“Showing off is the fool’s idea of glory.” — Bruce Lee
Wise words from Bruce Lee, the athlete, actor and sage of martial arts, or are they in fact hypocritical utterances that expose an arrogant underbelly to the legacy of an iconic life? This is the question that Quentin Tarantino has posed ever since the release of his 2019 film Once Upon a Time in Hollywood, a picture that featured an actor posing as the influential figure being humiliated by Brad Pitt’s Cliff Booth during a fight.
“Bruce Lee was kind of an arrogant guy,” Tarantino stated in an interview with Radar Magazine, a response to his own controversial comments at a press event in Moscow where he explained the depiction of Lee in his film, adding: “The way he was talking, I didn’t just make a lot of that up. I heard him say things like that to that effect”. This claim was quickly disputed by Shannon Lee, the daughter of the classic martial artist, who angrily responded: “It was really uncomfortable to sit in the theatre and listen to people laugh at my father”.
Continuing, Shannon Lee stated: “What I’m interested in is raising the consciousness of who Bruce Lee was as a human being and how he lived his life. All of that was flushed down the toilet in this portrayal, and made my father into this arrogant punching bag”. This back-and-forth between Bruce Lee’s daughter and Quentin Tarantino has been raging since the release of Once Upon a Time in Hollywood two years ago, with Lee recently penning an open letter to the director elaborating her disgust. Though, whilst Bruce Lee is certainly remembered as a philosophising fighter, the pitfalls of his character are rarely explored and, whilst Tarantino’s words are certainly inflammatory, they aren’t entirely unfounded.
Popularising martial arts movies in the 1970s, Bruce Lee was known for his calm, relaxed demeanour, particularly in the face of threat; batting away enemies with a stiff arm and a cold glare. In reality, though, Lee carried a fierce temper, with himself admitting in an interview: “I do have a bad temper, a violent temper, in fact!”. It’s also something Shannon Lee recalls about her father, recognising that “he wanted things a certain way and he had high standards and sometimes he could lose it”.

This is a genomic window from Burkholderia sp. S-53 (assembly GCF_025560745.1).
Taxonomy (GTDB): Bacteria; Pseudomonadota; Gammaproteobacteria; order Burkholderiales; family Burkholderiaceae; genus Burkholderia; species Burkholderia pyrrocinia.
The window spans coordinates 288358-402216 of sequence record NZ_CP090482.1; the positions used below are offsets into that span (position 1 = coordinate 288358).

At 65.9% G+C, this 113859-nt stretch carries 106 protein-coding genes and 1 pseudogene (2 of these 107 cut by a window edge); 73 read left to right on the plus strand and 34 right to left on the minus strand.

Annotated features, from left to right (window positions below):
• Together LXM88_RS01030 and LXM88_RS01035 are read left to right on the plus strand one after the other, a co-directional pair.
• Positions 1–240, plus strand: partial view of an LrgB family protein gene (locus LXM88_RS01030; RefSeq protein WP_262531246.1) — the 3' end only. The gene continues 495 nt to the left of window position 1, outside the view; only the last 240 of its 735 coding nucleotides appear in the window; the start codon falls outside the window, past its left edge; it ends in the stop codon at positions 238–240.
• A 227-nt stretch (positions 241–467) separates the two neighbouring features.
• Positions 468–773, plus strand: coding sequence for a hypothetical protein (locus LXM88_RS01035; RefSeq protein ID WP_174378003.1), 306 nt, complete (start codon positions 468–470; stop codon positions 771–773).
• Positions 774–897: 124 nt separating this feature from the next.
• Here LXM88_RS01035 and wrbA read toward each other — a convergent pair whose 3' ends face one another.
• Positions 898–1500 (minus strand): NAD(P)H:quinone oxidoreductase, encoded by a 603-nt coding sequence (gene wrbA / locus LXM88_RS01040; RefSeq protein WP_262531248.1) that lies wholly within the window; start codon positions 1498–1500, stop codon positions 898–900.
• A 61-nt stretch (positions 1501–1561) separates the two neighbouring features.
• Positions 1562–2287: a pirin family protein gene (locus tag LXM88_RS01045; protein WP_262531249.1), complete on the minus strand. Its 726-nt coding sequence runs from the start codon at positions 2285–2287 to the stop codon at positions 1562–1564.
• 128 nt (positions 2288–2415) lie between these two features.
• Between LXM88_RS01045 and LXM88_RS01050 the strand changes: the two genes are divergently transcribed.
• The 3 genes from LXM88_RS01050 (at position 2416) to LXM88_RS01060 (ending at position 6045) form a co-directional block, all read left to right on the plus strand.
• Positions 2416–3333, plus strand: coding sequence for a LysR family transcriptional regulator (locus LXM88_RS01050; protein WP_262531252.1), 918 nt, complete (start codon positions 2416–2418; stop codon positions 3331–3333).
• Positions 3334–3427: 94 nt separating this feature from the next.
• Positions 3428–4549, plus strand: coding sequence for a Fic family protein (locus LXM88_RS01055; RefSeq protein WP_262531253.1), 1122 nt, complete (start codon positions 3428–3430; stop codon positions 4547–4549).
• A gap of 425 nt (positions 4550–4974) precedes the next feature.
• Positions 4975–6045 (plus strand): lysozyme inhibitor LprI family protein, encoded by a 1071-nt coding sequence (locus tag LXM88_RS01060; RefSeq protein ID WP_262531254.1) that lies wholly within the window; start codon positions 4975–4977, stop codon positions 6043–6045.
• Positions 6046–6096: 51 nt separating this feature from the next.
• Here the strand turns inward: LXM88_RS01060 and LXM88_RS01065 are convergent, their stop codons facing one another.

This often led the actor into some very public outbursts, famously losing his temper in October 1964 during a martial arts demonstration as a young man. During the class, his famous one-inch punch failed to move his target and Lee was subjected to several heckles from the crowd. Reports say the actor quickly reached the limits of his temper as he ranted at the crowd of onlookers, challenging anyone in the crowd to fight him, claiming he was “the best fighter in San Francisco”.
Through some necessary consideration, Lee was able to wrangle his temper by use of self-reflection, philosophically stating: “I must give up my desire to force, direct, strangle the world outside of me and within me in order to be completely open, responsible, aware, alive”.
Anger wasn’t the actor’s only issue, however, with a questionable personal life that favoured frivolity and a desire for popularity in his Hollywood circles. This may well have led the actor to view life through a skewed lens, subsequently being unfaithful to his long-term wife, Linda Emery, in favour of Chinese actress Betty Ting Pei with the two dating for a number of years despite his marital status.
With all this considered, is it not the journey of life that moulds us all as individuals? Recognising his own temper as a flaw, Lee worked to self-improvement, reflecting on his actions and growing a fondness for gentleness.
Bruce Lee’s self-confidence and endless ambition may certainly seem arrogant, it may even come across as petulant but, ultimately, he is also human. Despite the sagacious utterances of his own enlightened philosophy, he is too subject to the same primal desires and urges of us all. Should his actions tarnish his legacy? Absolutely not.
After all, Quentin Tarantino is used to a rant or two.